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Minding Ben Hardcover – April 12, 2011

3.9 out of 5 stars 28 customer reviews

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Editorial Reviews

From Publishers Weekly

Set in the lead-up to the racially turbulent summer of 1991 and Brooklyn's Crown Heights riots, this troubling and touching novel chronicles 18-year-old Grace's move from Trinidad to New York City in search of work and new opportunities, but her Sunday-through-Friday life as a live-in nanny is all the more stark when set against her weekends with a dirt-poor family that needs her just as surely as her demanding employers. Cinderella's wicked step-family have nothing on married-into-money Miriam, who runs Grace ragged with selfish demands, or haggard, penny-pinching Sylvia, stuck in a wretched apartment back in Brooklyn with three kids and unemployed baby-daddy Bo. Everyone shares desperation: Grace for a green card, Sylvia for a future, Miriam for acceptance. The language of the Caribbean sings through the pages, and if the adults misbehave and mismanage their lives, your heart breaks for the kids—Miriam's son, Ben, and the other Manhattan kids watched over by hired help who have their own codes of behavior in the parks and playgrounds. A too-tidy ending wraps it all up with a bow of hope, but the striving and sadness that precedes it is what sticks. (Apr.)
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Review

"[A] troubling and touching novel." ---Publishers Weekly --This text refers to the Audio CD edition.
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Product Details

  • Hardcover: 352 pages
  • Publisher: Voice (April 12, 2011)
  • Language: English
  • ISBN-10: 1401341519
  • ISBN-13: 978-1401341510
  • Product Dimensions: 6.1 x 9.2 inches
  • Shipping Weight: 1.3 pounds (View shipping rates and policies)
  • Average Customer Review: 3.9 out of 5 stars  See all reviews (28 customer reviews)
  • Amazon Best Sellers Rank: #2,496,212 in Books (See Top 100 in Books)

Customer Reviews

Top Customer Reviews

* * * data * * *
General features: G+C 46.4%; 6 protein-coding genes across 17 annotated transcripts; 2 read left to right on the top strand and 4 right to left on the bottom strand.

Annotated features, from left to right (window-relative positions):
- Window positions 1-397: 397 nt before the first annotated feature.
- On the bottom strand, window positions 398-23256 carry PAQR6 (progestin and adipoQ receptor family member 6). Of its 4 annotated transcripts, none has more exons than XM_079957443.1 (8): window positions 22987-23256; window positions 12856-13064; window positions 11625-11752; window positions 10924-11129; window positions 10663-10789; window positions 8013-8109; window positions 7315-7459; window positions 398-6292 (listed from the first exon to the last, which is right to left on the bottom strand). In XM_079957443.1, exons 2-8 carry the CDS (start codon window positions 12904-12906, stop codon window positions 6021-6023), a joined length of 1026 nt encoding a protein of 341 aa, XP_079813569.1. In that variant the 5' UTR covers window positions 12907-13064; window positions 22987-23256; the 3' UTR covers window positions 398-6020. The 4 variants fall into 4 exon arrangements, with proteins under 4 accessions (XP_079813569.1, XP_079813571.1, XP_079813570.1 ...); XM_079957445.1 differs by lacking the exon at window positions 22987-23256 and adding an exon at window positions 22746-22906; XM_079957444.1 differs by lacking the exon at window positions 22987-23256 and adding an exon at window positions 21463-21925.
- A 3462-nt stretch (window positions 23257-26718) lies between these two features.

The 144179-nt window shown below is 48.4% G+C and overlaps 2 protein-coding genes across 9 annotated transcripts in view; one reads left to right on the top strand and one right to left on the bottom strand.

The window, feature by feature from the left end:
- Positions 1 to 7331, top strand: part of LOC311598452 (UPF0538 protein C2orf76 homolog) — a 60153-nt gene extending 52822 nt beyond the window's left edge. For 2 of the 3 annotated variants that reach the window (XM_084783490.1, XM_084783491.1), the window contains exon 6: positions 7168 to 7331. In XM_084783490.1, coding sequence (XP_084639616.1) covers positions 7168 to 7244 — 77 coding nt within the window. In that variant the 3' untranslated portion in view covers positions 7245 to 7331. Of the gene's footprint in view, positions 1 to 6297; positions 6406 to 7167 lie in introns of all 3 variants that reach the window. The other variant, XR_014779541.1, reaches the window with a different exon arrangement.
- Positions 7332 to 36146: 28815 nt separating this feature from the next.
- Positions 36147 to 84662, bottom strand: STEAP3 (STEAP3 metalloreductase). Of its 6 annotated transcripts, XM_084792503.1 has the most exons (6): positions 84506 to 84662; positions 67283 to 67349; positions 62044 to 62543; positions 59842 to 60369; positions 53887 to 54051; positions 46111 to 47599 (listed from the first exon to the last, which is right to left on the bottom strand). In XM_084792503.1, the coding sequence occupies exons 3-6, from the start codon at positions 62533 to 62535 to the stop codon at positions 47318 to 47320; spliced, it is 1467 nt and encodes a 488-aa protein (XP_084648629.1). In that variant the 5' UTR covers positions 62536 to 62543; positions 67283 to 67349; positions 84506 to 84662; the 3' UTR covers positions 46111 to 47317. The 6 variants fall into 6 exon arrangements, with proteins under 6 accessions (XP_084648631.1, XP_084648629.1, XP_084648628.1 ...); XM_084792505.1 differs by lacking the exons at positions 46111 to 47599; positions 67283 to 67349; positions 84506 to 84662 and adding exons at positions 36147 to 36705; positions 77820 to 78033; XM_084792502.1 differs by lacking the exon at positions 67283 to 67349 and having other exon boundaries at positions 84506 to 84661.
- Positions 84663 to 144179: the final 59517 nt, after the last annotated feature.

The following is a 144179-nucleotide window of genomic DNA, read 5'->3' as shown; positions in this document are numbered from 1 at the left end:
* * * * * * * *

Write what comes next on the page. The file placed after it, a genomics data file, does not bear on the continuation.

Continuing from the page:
By E.M. Bristol VINE VOICE on March 11, 2011
Format: Hardcover Vine Customer Review of Free Product ( What's this? )
So says the protagonist of Victoria Brown's first novel "Minding Ben," an expose (of sorts) of the world of New York nannies. The heroine, Grace, arrives in America from Trinidad at age 16, has her plans for a job and home upturned, and eventually, is forced to take a job as a nanny. "Everyone reads in the interviews," her employer-to-be Miriam Bruckner tells her, handing Grace a book, since apparently Grace's predecessor couldn't. Also the predecessor apparently took the child on public transportation (if you can imagine), and there's something murky in the way no one will give Grace the complete story. From there, things only get more uncomfortable, if not downright humiliating at times, but Grace, who needs a green card to stay, does finally find a way to escape.

In books where the progatonist is a young native American who's being exploited in a first job, a typical problem is that he/she has a love interest who wants more commitment and that they have student loans. Here, the narrator stays part time with a family, who lives in a dilapidated apartment with lead paint that may be causing the toddler's brain damage. Not to mention that she can't even get a few nights off a week to further her education. So while both these characters have valid problems, "Minding Ben" is a much darker "Nanny Diaries" or "The Devil Wears Prada." It can be hard to watch any protagonist suffer abuse and exploitation, but when the character literally doesn't have a choice in the matter, it's even more heart-wrenching.

Two random things I admired. One, even though Grace is described as incredibly attractive several times in the book, the reader isn't beat over the head with it every few pages, the way so many writers do when they've fallen for their gorgeous protagonist.